Called to be more than we were
Mama always said, “When a person goes through a hard time, they will come out of the darkness one of two ways.
Some will become angry and resentful for their travels through difficulty and stay in darkness. Others will come through the night with more strength, more humility, and compassion, remaining in the light.”
Often in our lives, we are faced with a decision as to how we will handle tomorrow. Even during devastation, we try to look toward a new day, a way of coping, or a spark of light telling us to push through.
I have heard many folks discuss during these days of social distancing and isolation, about how they long to touch the face of a grandchild, have a small dinner party, or travel to see their friends.
Never in a million years did we believe such simple things would be entirely out of reach or unattainable.
Who would have dreamed we couldn’t attend a wedding or a funeral because of a worldwide virus?
Or, be able to walk into an emergency room or doctor’s office? Who would have imagined sports would be over, playgrounds closed, schools shuttered and New York City, silent? Who would have thought our world could change in mere weeks?
A few months ago, I wanted to return to where I was born and put flowers on my family’s graves.
For some reason, it was bothering me, and besides, I could visit some relatives I longed to see. One of my cousins was ill, and even though we had not been extremely close in previous years, I relished the thought of revisiting him.
I wanted to tell him about getting the old family Bible restored, about some data I learned about our heritage through research.
I was looking forward to describing to him how I ran into an old friend of his through one of my columns.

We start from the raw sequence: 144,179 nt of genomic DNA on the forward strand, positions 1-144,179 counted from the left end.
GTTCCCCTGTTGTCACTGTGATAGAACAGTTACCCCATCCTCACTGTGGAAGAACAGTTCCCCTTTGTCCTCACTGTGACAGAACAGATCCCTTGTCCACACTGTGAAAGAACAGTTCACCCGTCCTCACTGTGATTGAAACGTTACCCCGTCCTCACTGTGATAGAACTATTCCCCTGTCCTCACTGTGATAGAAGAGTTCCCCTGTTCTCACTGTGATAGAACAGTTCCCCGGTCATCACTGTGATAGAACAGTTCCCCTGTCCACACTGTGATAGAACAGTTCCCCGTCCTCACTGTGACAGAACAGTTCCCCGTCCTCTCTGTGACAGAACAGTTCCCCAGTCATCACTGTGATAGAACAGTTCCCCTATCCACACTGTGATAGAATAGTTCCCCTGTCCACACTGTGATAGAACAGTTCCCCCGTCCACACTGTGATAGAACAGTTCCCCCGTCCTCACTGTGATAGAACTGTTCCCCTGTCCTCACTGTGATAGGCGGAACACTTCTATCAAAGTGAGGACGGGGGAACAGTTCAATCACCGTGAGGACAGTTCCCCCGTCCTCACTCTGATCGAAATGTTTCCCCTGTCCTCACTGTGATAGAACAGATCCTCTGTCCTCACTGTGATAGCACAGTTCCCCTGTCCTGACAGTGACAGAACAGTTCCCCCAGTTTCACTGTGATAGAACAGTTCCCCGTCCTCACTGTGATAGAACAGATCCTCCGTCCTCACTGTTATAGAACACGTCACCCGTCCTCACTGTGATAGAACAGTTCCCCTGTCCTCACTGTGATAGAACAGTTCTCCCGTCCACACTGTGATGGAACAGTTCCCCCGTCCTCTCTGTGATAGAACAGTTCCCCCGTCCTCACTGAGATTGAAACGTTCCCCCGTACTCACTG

“I’ll wait until spring when the weather is better,” I said to myself as I put off that trip.
Jack died the other day while I was sitting in the isolation of my office, looking out my window watching a deadly virus sweep through spring.
Sometimes, there is no tomorrow.
Sometimes there is no time left to make amends, or tell someone they are loved, or to say thank you. Sometimes, time runs out.
I have spent the last few days thinking about Jack, and all those whom I put off by my time. Those I haven’t told how much they mean to me and how I cherish their existence. Is there enough time to do all those things, plus rid my dirty closets of those pesky skeletons? I doubt it, but I’ll try.
Every difficulty or hardship I have gone through, I wound up seeing the light at the end of a tunnel. During my darkest days of clinical depression, when suicide was such a viable option, I inevitably would see a ray of sun. Afterward, I became more determined and filled with faith. Each dark journey was a stepping stone to better understanding and hope. I pushed to fight harder, shared more, and was less fearful. Some days I failed, but that ray of light kept after me until blue skies were over my head.
There is a purpose for each and everything we go through if we only look for it. It is what we do within the darkness that creates those clear sun-filled skies.
When tragedy teaches us to become more thankful, more aware of others because we now understand pain, we become better human beings. We open our minds to God’s idea of the best we can be.
We are more appreciative of that child’s face, or relishing someone’s birthday, or more excited about visiting our old friend.
Love of life is indeed found in the appreciation of its every little detail. Shoot, as much as I once hated Atlanta’s traffic, I hate the empty streets more. As much as I deplore waiting at the doctor’s office, I wish now they were open. As much as I despise the candidate’s political ads, I find myself longing to hear one, so I can display my temper.
We all long for normalcy, and we can’t seem to find it.
We are collectively stuck in uncertainty, in the darkness, in the middle of a glorious spring. Yet, a hand of hope is reaching through for us, encouraging us to emerge from the abyss with clearer insight.
God is calling us to become better than we were.
Are we up to the task?
I believe we are, but only if we see the light.